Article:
The ‘customer service platform’ being created by the NHS Commissioning Board will encourage the health service to think differently about the way it interacts with patients and potential users, its director has said.
In an interview with eHealth Insider, John Coulthard, the NHS CB’s director of customer relations, said he was often asked which services the platform would replace, or what kind of technology it would be built on.
However, he said repeatedly it was “much more a state of mind” for “getting people to engage with their health and wellness.”
Asked specifically about whether it would incorporate the current NHS Choices website and other familiar services such as NHS Direct and NHS Pathways, which underpins NHS 111, he said the question was “not relevant” as “that is not to think about state of mind but to think about stovepipes [for information].”
Coulthard said the new service might take the information held in these different services – and possibly others – and expose it to different users in different ways.
So, he suggested, a call-up of user reviews “might look like a dashboard of NHS quality”, while a map of local GP practices might help somebody choose the best family doctor for them – and an app holding the same information might provide directions from the street.
The customer service platform is one of a number of ‘offers’ that the NHS CB outlined to the NHS in the planning guidance it issued last December.
The project is being headed by Coulthard, who was formerly head of Microsoft’s UK healthcare team. Coulthard’s reports at the NHS CB are focused on values and standards, marketing, and customer choice.
In his interview with EHI, he emphasised that the platform will grow out of this background; making services more “transparent” to users, marketing the NHS effectively to different groups; and engaging with “digital natives” and “change agents” who turn first to digital communications and challenge traditional ways of thinking.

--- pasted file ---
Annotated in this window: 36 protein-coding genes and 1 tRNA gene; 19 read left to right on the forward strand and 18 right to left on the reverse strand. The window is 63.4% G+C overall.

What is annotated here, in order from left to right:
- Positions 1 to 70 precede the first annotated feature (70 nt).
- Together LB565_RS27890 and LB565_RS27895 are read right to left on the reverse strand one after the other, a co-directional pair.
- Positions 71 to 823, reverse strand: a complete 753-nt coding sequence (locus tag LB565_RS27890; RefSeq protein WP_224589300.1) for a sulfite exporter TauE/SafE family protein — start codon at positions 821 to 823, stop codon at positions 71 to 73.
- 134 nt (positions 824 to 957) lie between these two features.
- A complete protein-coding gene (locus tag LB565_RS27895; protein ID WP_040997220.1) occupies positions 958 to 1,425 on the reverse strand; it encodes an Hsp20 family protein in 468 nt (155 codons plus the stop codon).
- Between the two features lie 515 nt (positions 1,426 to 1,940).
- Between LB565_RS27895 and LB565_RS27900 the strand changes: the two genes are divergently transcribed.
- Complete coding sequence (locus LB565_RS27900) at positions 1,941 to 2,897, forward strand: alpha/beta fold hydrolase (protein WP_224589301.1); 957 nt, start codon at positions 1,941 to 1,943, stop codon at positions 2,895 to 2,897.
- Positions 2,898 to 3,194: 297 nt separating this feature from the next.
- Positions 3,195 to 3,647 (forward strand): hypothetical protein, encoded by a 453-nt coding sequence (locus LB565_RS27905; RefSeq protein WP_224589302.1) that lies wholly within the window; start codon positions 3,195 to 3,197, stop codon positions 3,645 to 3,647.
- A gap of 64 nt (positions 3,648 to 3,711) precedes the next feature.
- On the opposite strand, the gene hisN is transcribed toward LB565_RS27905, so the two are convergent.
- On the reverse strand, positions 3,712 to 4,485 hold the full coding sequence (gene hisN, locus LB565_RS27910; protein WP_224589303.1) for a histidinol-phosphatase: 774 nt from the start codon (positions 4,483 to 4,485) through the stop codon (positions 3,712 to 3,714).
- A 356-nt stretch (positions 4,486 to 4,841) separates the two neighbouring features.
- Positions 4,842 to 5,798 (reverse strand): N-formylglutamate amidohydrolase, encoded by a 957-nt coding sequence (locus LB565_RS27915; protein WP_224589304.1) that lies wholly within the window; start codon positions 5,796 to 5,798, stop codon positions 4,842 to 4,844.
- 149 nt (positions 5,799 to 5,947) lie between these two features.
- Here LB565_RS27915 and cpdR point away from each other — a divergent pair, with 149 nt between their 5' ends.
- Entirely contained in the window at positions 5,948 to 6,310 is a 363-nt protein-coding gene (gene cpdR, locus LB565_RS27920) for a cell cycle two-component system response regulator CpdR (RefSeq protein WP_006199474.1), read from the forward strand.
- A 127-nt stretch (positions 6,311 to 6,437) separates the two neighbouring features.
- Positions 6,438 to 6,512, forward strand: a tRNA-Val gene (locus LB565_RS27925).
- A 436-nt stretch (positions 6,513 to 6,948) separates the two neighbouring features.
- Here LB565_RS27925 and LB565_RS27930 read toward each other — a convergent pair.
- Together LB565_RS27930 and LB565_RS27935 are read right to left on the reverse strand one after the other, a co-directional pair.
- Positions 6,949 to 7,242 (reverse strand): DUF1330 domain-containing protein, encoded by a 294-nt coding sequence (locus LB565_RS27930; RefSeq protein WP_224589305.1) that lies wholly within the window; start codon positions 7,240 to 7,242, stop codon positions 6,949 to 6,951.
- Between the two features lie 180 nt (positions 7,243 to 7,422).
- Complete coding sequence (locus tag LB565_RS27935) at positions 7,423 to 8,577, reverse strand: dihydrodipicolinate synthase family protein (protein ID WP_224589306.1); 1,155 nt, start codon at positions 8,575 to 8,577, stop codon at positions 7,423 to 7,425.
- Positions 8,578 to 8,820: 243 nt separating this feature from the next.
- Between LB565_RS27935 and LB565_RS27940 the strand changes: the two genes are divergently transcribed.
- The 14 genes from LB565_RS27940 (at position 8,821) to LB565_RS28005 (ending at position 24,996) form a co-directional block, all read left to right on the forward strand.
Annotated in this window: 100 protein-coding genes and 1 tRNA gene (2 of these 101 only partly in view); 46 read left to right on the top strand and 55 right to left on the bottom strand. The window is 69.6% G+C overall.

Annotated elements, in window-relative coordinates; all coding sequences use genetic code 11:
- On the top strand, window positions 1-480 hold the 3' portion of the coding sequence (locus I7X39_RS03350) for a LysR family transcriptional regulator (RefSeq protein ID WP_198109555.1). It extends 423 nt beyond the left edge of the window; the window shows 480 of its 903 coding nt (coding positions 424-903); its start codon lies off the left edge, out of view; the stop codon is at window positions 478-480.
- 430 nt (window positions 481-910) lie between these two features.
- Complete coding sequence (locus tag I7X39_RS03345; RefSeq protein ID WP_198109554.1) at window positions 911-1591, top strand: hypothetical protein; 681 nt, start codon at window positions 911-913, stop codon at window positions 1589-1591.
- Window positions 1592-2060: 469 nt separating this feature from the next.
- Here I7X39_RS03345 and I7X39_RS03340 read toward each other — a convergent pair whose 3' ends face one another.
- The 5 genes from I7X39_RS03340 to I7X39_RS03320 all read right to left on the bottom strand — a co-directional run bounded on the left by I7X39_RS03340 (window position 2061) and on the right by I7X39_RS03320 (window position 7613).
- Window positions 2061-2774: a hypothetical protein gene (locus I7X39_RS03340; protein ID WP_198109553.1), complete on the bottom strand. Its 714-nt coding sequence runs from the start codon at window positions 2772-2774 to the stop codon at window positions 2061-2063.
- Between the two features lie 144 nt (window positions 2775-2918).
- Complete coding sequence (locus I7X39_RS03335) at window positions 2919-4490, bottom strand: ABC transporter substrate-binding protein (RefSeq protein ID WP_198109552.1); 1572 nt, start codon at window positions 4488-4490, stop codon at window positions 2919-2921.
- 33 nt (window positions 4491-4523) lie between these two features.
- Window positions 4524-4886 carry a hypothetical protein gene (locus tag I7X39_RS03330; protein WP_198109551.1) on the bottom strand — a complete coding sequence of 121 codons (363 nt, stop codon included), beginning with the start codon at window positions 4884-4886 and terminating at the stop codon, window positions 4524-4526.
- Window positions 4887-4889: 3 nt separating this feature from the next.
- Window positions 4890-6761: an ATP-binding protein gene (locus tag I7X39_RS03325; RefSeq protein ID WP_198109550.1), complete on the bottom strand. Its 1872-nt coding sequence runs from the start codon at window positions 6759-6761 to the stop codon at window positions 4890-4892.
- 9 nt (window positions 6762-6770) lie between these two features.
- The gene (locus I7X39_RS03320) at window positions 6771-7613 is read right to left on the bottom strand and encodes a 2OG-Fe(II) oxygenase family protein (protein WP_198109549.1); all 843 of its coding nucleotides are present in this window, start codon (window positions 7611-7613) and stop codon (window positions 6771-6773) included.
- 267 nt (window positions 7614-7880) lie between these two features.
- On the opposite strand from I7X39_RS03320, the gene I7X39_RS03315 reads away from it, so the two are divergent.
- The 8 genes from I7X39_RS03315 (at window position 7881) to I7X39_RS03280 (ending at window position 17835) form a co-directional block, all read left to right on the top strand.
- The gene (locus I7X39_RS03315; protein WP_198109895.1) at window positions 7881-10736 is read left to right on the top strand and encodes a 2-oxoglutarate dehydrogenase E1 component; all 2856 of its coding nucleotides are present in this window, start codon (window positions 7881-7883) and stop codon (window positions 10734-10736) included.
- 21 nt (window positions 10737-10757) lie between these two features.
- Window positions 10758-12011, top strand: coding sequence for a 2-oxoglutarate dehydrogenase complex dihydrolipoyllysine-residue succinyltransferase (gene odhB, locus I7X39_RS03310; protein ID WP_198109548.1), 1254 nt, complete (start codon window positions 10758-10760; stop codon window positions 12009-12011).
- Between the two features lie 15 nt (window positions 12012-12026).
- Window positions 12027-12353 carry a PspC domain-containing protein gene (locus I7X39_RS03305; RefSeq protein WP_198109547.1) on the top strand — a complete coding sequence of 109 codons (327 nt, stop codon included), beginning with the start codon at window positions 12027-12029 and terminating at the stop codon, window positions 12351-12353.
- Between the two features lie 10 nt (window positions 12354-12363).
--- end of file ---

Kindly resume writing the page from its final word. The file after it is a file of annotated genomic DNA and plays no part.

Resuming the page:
National director of patients and information Tim Kelsey has said that the platform will make its debut at the NHS Innovation Expo being held this week.
However, Coulthard said he would be using a seminar at the event to show how news about the norovirus had spread across London using social and print media, and to encourage the NHS to think about how it could engage effectively with these conversations.
In terms of the platform, he said he was thinking of a service at four levels. The first, level 100, is simple search, in which people might use Google to look for information on a specific condition, and find an NHS site with the information they required.
“Level 200 is a bit more personalised. In return for some information about you, you might get your searches saved, or a call to action.
“Level 300 is telling people who they can act on that – for example, whether their GP can offer a service they need or another GP can do that, and whether they can book online.
“And then level 400 is participation. So, in future, lots more people will do things online, and various studies in the UK and the US have shown that can be cheaper.”
Practically, Coulthard said that the NHS CB will not be building a new website, or rebranding services such as NHS Choices. Instead, he indicated that it will commission additional tools, including apps, from a wide range of providers to support the “state of mind” that it will embody.
He indicated that some elements of personalisation could be added to NHS Choices by June. The NHS CB will be demonstrating the first of the apps that it has chosen for its new app store at the NHS Innovation Expo.